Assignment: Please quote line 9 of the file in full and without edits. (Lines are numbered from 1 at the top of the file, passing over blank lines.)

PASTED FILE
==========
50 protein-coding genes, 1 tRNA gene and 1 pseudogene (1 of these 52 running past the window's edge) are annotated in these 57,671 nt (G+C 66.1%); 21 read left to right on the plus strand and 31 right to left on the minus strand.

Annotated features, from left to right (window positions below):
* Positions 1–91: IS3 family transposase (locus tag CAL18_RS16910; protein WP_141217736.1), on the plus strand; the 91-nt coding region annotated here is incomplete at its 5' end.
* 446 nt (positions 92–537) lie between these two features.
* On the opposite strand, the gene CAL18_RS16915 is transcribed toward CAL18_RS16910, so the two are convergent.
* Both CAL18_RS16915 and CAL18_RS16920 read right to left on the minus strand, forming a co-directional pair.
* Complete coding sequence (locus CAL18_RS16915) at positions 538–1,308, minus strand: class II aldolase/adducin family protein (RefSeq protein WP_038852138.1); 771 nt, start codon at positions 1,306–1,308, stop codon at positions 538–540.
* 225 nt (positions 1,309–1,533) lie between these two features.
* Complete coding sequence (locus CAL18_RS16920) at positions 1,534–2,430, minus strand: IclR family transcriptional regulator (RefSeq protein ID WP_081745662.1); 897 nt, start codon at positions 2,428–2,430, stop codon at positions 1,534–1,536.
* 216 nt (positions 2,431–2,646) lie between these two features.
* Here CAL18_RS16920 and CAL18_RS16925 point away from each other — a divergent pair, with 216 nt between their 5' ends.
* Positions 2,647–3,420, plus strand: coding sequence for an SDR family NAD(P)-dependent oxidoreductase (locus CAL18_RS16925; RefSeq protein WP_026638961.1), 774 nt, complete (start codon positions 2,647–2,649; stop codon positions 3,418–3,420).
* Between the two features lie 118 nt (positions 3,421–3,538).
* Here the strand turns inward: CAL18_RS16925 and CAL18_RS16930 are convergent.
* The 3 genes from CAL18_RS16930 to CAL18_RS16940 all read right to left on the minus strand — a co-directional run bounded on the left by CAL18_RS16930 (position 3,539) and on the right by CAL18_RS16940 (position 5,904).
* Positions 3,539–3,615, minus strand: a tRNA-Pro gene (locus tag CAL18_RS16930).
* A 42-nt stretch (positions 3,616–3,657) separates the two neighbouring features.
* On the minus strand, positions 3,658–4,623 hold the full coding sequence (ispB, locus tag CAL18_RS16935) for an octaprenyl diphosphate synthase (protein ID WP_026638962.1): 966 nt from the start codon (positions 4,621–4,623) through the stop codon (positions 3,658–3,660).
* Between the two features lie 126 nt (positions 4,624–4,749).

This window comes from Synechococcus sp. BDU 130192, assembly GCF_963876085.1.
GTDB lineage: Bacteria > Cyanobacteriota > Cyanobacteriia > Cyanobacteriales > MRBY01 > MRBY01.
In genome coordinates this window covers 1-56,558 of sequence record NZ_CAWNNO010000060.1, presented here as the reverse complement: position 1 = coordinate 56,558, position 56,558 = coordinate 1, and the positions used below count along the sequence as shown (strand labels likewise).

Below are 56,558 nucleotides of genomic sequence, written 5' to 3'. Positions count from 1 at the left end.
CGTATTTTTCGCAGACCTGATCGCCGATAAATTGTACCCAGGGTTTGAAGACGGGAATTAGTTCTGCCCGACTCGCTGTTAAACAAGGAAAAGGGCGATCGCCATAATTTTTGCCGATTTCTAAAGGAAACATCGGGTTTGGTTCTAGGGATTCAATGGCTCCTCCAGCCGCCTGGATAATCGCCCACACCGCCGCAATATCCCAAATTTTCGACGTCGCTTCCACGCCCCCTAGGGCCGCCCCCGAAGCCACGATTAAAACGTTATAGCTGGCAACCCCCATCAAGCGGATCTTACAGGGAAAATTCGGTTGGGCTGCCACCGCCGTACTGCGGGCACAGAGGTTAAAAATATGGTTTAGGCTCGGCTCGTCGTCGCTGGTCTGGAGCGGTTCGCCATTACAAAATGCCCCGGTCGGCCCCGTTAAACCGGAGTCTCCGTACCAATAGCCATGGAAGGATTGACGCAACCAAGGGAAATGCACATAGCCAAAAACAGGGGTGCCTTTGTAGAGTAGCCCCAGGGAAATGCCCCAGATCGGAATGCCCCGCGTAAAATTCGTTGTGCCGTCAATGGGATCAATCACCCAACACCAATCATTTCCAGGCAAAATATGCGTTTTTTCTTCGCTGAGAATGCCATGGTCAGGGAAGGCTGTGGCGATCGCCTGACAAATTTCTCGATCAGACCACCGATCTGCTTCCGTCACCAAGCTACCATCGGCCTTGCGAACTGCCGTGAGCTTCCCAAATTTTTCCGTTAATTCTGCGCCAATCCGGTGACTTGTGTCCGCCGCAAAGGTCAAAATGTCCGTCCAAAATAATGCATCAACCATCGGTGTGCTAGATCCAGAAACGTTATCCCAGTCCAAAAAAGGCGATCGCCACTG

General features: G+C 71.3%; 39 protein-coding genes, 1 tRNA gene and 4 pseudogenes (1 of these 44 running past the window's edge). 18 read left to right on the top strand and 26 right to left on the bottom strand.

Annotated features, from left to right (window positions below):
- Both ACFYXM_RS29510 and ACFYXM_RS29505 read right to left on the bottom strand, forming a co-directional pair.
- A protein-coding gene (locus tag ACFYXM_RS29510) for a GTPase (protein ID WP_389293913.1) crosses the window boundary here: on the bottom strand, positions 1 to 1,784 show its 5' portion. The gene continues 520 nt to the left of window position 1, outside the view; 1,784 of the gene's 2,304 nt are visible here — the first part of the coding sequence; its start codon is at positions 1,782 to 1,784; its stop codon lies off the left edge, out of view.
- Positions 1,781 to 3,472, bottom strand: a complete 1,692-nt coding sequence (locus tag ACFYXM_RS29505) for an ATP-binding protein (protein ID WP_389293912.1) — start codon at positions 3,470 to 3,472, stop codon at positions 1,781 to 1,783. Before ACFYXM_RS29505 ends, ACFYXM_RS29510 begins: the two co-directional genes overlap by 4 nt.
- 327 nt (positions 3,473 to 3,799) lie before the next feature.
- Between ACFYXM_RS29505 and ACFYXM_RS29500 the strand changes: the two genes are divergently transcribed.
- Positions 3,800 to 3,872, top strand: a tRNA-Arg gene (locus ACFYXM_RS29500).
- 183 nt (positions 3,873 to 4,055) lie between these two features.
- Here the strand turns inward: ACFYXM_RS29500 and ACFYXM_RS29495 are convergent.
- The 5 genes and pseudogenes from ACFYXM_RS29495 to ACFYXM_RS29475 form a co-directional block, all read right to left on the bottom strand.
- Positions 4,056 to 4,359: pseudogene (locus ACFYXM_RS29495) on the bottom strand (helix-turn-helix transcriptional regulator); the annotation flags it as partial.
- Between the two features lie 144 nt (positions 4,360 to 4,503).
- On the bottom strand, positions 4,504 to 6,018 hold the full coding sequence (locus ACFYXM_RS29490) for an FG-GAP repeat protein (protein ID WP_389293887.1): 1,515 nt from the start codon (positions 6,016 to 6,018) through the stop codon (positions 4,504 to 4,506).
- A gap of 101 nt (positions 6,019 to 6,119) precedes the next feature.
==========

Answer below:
* Complete coding sequence (locus CAL18_RS16920) at positions 1,534–2,430, minus strand: IclR family transcriptional regulator (RefSeq protein ID WP_081745662.1); 897 nt, start codon at positions 2,428–2,430, stop codon at positions 1,534–1,536.